A Kingdom of Oil
From the beginning, the social contract between commoners and royals constituted a trade-off: a share of the country’s wealth in exchange for absolute rule by the Saud monarchs. A Life magazine correspondent visiting in 1943 described how, as King Abdulaziz waited on a roadside while a flat tire was fixed on his Packard, he gave a shepherd passing on camelback several gold pieces. In Riyadh, the king supported a soup kitchen for the poor, the correspondent wrote, with “an oven large enough for a camel.”
Salman bin Abdulaziz was born in 1935, just three years after his father proclaimed the new Kingdom of Saudi Arabia. The power and legitimacy of the new state rested on the twin pillars of the royal family and their allies in the ultraconservative Wahhabi religious leadership. Oil, discovered in the country’s east in 1938, provided a growing source of funding for both.
As a young prince, Salman recalled when the family still lived in tents part of the year, as he has recounted to Secretary of State John Kerry. He could not have assumed as a boy that he would someday rule his father’s dominion. King Abdulaziz entered into numerous marriages — with 17 known wives, producing at least 36 sons — to cement alliances with the many Arabian tribes.
Salman, believed to be the 25th son, had one advantage in this sprawling, competitive family, where royal succession does not always follow a straight line. His mother, Hassa al-Sudairi, was a favorite wife of the king, and Salman was one of seven full brothers, a powerful bloc known as the Sudairi Seven.
In contrast to the traditional robes and headdresses King Salman wears in public today, an early photo shows a dapper young man in a well-cut Western suit. In nearly half a century as governor of Riyadh, he presided over the explosion of a modest desert way station into a metropolis with millions of inhabitants, along with skyscrapers, multilane highways and palaces for the newly rich royals.
The global shock of the oil embargo in 1973 sent prices soaring and petrodollars flooding into the country. Despite imposing rigid adherence to a strict version of Islam on their subjects, some Saudi princes became fixtures at high-rolling pleasure capitals like Monte Carlo.
Through dozens of interviews with diplomats and money managers, economists, real-estate and travel agents, interior decorators and members of the House of Saud and by reviewing court records and real-estate documents, The New York Times has pieced together details of the family’s spending.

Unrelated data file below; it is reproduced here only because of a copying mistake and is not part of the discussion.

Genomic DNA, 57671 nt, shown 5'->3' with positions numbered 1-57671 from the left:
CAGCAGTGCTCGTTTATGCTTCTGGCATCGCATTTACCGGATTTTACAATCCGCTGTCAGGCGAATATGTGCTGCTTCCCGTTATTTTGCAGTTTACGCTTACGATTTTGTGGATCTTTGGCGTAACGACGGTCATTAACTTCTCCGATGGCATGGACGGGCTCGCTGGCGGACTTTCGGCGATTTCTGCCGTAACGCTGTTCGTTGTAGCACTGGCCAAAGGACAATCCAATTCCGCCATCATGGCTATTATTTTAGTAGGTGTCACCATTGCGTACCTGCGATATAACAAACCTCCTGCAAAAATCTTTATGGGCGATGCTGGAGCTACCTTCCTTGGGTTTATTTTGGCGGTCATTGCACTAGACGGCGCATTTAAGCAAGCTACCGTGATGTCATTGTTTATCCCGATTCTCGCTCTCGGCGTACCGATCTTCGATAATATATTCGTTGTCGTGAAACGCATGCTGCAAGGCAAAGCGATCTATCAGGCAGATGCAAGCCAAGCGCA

The scale of the clan’s fortune is a closely guarded secret. The money is divided among many relatives and spread across several continents, making a precise accounting difficult. The funding mechanisms are opaque by design. The share of the Saudi budget that ultimately makes its way into royal coffers is not disclosed. Even people who closely follow the Saudi royal family said they could not estimate its total assets.
While chinks in the wall of secrecy appear through legal cases and tabloid reports overseas, the royals have learned not to flaunt their wealth before the nation’s 30 million commoners. The family members have erected high walls around their palaces, bought overseas assets with shell companies, used intermediaries for large investments and demanded nondisclosure agreements from employees.
The so-called Panama Papers released in April revealed that King Salman was involved in offshore companies in Luxembourg and the British Virgin Islands. The records linked him to a yacht and multimillion-dollar properties in London — one a majestic home with a balustraded balcony near Hyde Park in the tony Mayfair district.
Saudi Arabia is not nearly as affluent on a per-capita basis as Qatar or Kuwait, which are also rich from oil and gas but support far fewer people than their large neighbor. (Both also have been hit hard by the low oil prices.) Despite a robust social safety net — including free education and health care — there are poor Saudis, and many in the middle class barely make ends meet.
Princes and princesses can take advantage of privileges like special hospital wings decorated like palaces with five-star hotel service, and royal airport terminals with enormous chandeliers, intricate tilework and rich carpets. But even among royals, there are big differences between direct heirs to the kings and cousins on the fringes. Some younger princes live in large, but not palatial, modernist homes outside Riyadh that would not be out of place in upscale California neighborhoods. They drive Range Rovers and boxy Mercedes S.U.V.s rather than the Lamborghini or Bugatti supercars their better-off cousins race around the Knightsbridge section of London.
And their ranks continue to swell. The founding king’s many children had many of their own — King Saud, the second king, alone had an estimated 53 sons. “Only a stadium suffices to hold the ever-expanding Al Saud clan,” an American diplomat wrote in a memorandum in 2009.
The relatives number in the thousands, but from there, estimates diverge, said Joseph A. Kechichian, who has studied the family for three decades and wrote a book, “Succession in Saudi Arabia.” He estimates that there are now 12,000 to 15,000 princes and about as many princesses. Princess Basmah bint Saud, a daughter of King Saud, five years ago put the number of royals at 15,000.
But the Saudi ministry spokesman, Mr. Qusayer, said there were no more than 5,000 members of the House of Saud. The difference may stem in part from whether or how one counts distant relatives and families who ruled back before the time of King Abdulaziz, the current king’s father.
At some point, the family could grow too large to support. “There has to be some decision about lopping off some of the branches,” said F. Gregory Gause III, a Middle East specialist at the Texas A&M University Bush School of Government and Public Service.